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UN Ocean Decade Conference

Barcelona International Convention Centre, Barcelona, Spain

The tagline of the Ocean Decade is "The science we need for the ocean we want" and its mission, is to produce transformative ocean science solutions for sustainable development, connecting people and our ocean.

Between 2021-2030, the the Ocean Decade aims to tackle 10 unique challenges, each of which will help the Decade to achieve its overarching goal of an ocean which is: clean, healthy & resilient, productive, predictable, safe, accessible, and inspiring & engaging for all.

The Ocean Decade conference, held at the CCIB in Barcelona, brought together the global Ocean Decade community and its partners to celebrate and share the achievements of the Ocean Decade community over the past three years. Stakeholders from academia, non-government organisations, governments, and the private sector gathered to set a collective vision for the remainder of the Decade.

This conference acted as a milestone in which the global community were able to reflect on our progress to date, and look to the future to set new goals and aspirations for achieving a healthy and sustainable ocean future. During the conference, a set of 10 white papers were published, each of which addresses one of the ten major challenges that the Ocean Decade community aim to tackle. These white papers identify future priorities for the Ocean Decade and will help charter a course towards delivering the science we need for the ocean we want.

GO-BC is one of 50 Ocean Decade programmes which were in attendance at the Ocean Decade conference in Barcelona, and made significant contributions to several key sessions throughout.

Chair of the GO-BC programme, Professor Bill Austin, presented about the progress of the GO-BC programme at a session titled "Ocean Carbon: The Knowns and Unknowns", which was co-organised by two other Ocean Decade programmes IOC-R and OARS.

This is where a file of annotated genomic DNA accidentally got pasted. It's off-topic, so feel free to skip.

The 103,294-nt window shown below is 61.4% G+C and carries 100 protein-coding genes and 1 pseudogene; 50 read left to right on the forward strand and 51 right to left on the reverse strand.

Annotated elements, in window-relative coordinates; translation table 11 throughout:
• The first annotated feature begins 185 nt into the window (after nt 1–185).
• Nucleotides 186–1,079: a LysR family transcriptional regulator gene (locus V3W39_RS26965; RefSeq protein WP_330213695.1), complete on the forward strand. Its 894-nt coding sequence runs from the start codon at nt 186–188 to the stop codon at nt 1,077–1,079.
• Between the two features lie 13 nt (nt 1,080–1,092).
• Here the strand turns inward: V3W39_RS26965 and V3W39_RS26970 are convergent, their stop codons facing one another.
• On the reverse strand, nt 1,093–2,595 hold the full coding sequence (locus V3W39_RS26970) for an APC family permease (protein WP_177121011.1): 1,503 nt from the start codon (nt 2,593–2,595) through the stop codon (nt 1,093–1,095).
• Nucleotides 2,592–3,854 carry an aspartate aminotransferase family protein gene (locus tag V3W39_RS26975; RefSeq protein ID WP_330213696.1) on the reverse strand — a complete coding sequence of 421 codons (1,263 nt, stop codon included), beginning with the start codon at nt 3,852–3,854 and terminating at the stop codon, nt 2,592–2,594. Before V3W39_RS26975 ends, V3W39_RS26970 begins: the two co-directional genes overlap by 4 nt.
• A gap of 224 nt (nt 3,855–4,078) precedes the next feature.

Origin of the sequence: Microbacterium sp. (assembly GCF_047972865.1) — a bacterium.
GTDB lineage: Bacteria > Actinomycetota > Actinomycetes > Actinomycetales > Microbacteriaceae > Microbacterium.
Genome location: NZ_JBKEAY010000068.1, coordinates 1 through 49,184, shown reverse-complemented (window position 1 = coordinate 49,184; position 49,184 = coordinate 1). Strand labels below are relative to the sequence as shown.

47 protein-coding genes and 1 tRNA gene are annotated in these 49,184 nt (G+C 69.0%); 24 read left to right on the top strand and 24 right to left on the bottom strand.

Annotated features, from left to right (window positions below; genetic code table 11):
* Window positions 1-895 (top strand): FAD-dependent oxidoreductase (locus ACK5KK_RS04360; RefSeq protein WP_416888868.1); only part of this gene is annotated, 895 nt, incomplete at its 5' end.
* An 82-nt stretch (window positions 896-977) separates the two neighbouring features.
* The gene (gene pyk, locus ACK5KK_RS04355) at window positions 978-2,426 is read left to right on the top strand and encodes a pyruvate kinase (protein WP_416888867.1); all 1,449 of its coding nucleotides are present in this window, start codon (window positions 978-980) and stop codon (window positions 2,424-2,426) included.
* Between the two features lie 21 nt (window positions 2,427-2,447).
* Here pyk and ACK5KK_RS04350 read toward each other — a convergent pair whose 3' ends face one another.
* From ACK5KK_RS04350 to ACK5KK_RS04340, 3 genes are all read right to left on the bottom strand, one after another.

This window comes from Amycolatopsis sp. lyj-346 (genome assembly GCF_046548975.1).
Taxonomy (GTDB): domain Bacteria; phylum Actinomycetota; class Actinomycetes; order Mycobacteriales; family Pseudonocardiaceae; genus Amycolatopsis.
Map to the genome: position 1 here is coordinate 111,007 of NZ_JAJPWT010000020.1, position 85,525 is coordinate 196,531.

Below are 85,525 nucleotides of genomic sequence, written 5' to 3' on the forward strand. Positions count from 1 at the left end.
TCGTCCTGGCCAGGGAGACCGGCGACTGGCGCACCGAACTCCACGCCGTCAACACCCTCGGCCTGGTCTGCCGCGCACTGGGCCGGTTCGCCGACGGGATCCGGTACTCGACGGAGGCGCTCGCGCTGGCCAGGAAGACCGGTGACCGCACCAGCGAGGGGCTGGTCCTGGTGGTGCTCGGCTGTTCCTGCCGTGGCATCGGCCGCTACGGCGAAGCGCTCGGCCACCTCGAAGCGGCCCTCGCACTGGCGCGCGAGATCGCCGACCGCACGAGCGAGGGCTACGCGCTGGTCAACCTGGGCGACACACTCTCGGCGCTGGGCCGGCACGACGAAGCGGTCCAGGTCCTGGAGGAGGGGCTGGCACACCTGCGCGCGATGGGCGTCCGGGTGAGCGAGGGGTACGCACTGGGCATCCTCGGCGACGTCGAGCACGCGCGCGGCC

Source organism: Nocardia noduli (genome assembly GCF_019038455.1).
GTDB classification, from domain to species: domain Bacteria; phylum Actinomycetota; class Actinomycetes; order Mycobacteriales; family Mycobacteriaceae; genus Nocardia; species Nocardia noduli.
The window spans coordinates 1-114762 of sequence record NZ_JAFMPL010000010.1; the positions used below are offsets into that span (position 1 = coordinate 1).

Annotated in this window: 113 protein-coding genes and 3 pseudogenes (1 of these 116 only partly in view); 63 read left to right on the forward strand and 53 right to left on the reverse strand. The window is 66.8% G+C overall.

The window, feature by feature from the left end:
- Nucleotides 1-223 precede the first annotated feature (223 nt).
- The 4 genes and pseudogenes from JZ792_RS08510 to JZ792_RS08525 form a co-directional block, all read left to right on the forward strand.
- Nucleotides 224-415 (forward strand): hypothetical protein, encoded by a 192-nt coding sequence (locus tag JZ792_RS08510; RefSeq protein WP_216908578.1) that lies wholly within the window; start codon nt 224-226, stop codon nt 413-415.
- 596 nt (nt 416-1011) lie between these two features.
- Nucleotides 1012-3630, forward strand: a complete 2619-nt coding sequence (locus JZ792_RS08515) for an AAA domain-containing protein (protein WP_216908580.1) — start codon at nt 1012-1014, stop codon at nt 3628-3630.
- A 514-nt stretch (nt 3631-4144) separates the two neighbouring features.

During his presentation at this session, Bill Austin, alongside Pepe Clarke from WWF, also announced the launch of a new collaborative capacity building programme between GO-BC and WWF. The partnership between GO-BC and WWF is being facilitated through the Blue Carbon Research Centre at the University of St Andrews (UK), where the GO-BC Secretariat and Chair are based.

Several other members of the GO-BC Science Technical Working group were also in attendance at the conference, including: Kirsten Isensee (IOC-UNESCO) who chaired the session "Ocean Carbon: The Knowns and Unknowns"; Jana Friedrich (IAEA) who was a panelist at the same session; Vanessa Hatje (IAEA) who presented a plenary talk on the white paper for Challenge 1, which is to "Beat and Understand Marine Pollution of the Ocean Vision 2030"; and Ana Querios (PML) who presented about the "MSpace Early Warning System" during a session focused on "Science and Solutions for a Safe and Predictable Ocean".

Many inspirational speeches and intriguing panel discussion took place over the course of the three days in Barcelona, all of which were driven by our collective optimism that we can achieve a healthy and sustainable ocean by 2030. Both H.E Wavel Ramkalawan of Seychelles and H.S.H Prince Albert II of Monaco discussed the importance of co-designing and co-delivering ocean science to achieve the healthy oceans we want.

To this end, and in the closing plenaries at the Ocean Decade conference, the Barcelona Statement was was published. This document identifies the future priorities for ocean knowledge and science generation and uptake, based upon the past three years of hard work by the Ocean Decade community, in addition to the discussions which took place over the course of the conference.

The Barcelona statement highlights the need to co-design and co-deliver science and knowledge if we are wanting to achieve a healthy and sustainable ocean. To quote Cynthia Barzuna of WRI, "there is no wealthy ocean without a healthy ocean". This message should resonate with all stakeholders because we are all linked to the ocean in one way or another, whether it is through our work, economies or cultural heritage. It is therefore in our collective best-interest to protect and preserve our oceans to ensure that we have a sustainable ocean future.

For an additional reflective piece on the Ocean Decade conference by our Chair, Prof. Bill Austin, follow the link to the article written for "The Conversation" below. coming soon...

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